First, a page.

Saturday, July 13, 2024
HomeCultureBooksFive books for when life is painful

Five books for when life is painful

Read one of these if you’re feeling vulnerable as a new year hurtles into full swing …

Do you mind?

Minding Your Mind is based on James O’Loghlin and Professor Ian Hickie’s popular podcast and it broaches burn-out and depression, humour and community, trauma and addiction, anger and self-control, managing your body clock and more. Like a warm chat on a cold day, it offers insights into how we can understand, change and improve our mental health. From the chapter on burn-out: “This is all about minding your mind pre-emptively. Do some planning to try and make sure you have a good life.”

Opting in

Matt Haig’s depression came laced with anxiety and it hit him hard. “Now, listen,” he writes in Reasons to Stay Alive, “if you have ever believed a depressive wants to be happy, you are wrong. They could not care less about the luxury of happiness. They just want to feel an absence of pain.” He links the increased prevalence of depression and anxiety to the broader malaise of modern society (wanting more than we have, worshipping work above play) and also writes, “Where talk exists, so does hope.”

Panic stations

Tim Clare tried everything he could to be free of the debilitating anxiety and panic attacks he’d suffered for over a decade. He interviewed experts, read research and became a guinea pig – trying exercise, SSRIs, hypnosis, cold water bathing, walking in nature and more, to beat his foes. In Coward: Why we get anxious and what we can do about it he shares what helped him and might help others. A high intake of fruit and vegetables, bibliotherapy, supportive workplaces, expressive writing … and more.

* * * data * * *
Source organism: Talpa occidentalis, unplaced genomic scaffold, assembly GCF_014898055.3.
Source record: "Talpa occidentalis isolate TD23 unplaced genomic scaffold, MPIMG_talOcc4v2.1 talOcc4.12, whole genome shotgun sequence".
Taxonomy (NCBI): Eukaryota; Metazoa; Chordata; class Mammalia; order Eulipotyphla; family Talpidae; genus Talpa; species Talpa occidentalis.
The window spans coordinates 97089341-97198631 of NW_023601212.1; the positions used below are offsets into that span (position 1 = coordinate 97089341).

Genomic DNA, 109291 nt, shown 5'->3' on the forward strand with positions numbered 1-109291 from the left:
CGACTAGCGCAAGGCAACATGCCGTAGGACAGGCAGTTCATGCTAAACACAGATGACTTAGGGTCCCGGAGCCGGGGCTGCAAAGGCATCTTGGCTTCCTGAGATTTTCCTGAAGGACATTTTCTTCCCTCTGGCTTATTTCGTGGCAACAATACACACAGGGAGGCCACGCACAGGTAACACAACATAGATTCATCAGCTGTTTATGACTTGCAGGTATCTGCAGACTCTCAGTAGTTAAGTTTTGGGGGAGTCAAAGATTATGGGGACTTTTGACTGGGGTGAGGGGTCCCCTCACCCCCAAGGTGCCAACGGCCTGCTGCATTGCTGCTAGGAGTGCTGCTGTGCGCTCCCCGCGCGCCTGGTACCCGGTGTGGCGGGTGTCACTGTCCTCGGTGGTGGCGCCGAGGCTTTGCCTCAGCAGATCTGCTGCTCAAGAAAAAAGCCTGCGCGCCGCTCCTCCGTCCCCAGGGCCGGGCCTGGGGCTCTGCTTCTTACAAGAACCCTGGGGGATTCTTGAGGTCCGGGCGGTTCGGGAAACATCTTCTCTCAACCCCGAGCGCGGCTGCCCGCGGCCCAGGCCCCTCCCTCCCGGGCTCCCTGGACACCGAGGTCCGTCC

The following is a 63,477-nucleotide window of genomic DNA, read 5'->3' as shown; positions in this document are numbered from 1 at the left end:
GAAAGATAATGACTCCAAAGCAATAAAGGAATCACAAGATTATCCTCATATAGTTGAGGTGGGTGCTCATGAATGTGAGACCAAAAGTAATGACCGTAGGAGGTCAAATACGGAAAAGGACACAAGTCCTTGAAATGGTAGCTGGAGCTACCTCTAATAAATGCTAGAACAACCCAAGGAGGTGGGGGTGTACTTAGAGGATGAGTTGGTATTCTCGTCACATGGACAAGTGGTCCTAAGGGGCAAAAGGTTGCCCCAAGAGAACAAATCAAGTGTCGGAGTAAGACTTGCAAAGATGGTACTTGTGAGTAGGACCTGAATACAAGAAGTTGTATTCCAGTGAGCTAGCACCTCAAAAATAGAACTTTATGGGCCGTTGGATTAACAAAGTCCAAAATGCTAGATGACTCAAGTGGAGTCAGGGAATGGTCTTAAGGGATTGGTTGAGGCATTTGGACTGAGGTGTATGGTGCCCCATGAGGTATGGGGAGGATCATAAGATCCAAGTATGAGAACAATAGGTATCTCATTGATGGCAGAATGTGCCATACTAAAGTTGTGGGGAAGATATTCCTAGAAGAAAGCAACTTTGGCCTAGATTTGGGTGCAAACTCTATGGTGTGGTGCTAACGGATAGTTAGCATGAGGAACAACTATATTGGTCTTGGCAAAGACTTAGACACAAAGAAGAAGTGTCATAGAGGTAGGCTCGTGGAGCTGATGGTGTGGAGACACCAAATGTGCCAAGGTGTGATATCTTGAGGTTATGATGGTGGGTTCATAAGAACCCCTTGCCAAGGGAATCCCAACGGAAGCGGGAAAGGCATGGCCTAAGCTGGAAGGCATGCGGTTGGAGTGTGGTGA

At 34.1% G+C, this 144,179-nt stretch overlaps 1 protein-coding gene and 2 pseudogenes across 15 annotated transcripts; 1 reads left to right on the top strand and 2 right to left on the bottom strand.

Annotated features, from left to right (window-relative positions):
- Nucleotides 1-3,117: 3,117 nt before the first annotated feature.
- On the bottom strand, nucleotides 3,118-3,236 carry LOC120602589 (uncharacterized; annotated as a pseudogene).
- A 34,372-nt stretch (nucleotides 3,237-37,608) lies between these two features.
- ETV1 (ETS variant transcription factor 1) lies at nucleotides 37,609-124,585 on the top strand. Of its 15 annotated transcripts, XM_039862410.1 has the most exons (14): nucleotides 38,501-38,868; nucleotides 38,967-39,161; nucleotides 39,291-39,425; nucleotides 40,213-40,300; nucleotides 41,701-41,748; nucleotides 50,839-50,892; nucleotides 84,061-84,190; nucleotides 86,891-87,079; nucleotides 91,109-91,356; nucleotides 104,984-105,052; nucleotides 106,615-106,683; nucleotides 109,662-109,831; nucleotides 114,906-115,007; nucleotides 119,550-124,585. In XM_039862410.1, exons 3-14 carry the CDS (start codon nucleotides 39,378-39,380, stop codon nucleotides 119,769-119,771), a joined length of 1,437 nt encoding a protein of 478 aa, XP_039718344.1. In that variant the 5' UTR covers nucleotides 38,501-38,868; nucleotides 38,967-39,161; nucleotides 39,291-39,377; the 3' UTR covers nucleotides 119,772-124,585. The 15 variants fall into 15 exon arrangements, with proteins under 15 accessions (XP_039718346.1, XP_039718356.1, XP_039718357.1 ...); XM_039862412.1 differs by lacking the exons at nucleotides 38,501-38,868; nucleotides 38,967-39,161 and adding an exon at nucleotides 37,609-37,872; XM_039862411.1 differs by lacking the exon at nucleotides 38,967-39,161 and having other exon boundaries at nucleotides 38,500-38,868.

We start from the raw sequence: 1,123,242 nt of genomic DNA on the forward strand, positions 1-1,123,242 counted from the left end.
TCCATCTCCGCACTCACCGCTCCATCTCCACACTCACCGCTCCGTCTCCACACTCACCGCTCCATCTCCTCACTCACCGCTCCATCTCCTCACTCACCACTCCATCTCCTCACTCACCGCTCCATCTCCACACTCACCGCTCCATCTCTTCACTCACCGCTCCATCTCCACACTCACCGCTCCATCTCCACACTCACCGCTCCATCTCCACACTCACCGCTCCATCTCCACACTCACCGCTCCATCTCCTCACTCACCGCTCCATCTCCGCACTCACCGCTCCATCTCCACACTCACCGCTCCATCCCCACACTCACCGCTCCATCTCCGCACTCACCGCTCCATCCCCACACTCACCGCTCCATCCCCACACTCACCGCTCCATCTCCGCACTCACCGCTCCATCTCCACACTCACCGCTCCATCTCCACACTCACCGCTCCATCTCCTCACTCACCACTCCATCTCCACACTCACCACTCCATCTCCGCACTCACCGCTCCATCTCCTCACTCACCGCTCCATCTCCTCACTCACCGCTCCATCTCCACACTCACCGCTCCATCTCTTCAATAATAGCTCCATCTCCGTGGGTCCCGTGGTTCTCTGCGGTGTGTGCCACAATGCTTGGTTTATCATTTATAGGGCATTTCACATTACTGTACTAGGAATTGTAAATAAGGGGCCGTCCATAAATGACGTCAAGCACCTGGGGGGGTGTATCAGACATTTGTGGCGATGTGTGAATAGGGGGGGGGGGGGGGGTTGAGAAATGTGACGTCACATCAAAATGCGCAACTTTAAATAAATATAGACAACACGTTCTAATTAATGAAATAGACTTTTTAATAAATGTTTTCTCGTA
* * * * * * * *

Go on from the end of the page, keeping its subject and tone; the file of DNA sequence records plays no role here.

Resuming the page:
Articulate and meticulous

A Kind of Magic by Anna Spargo-Ryan is a frank and meticulously researched memoir that shepherds us into doctor’s surgeries, therapy sessions, the mind of a terrified parent, the brokenness of Australia’s mental health system and more. It shows us the stigma that comes with certain diagnoses and the relief that flows when you can finally walk outside your house on a Sunday when you haven’t done so for years. She concludes: “You can learn to self-advocate, or you can get worse.”

Nature nurtures

Born and raised in Derry, the daughter of a Catholic mother and Protestant father, Kerri ní Dochartaigh grew up with sectarianism and violence. When she was 11 a homemade petrol bomb was thrown through her bedroom window – and the family narrowly escaped. When they returned home, strangers had moved in. The Troubles left their mark on ní Dochartaigh – altering her nervous system and her psyche. But Thin Places is ultimately a survivor’s story, and nature is palliative. A curlew’s cry in a soft December sky heals a rift …


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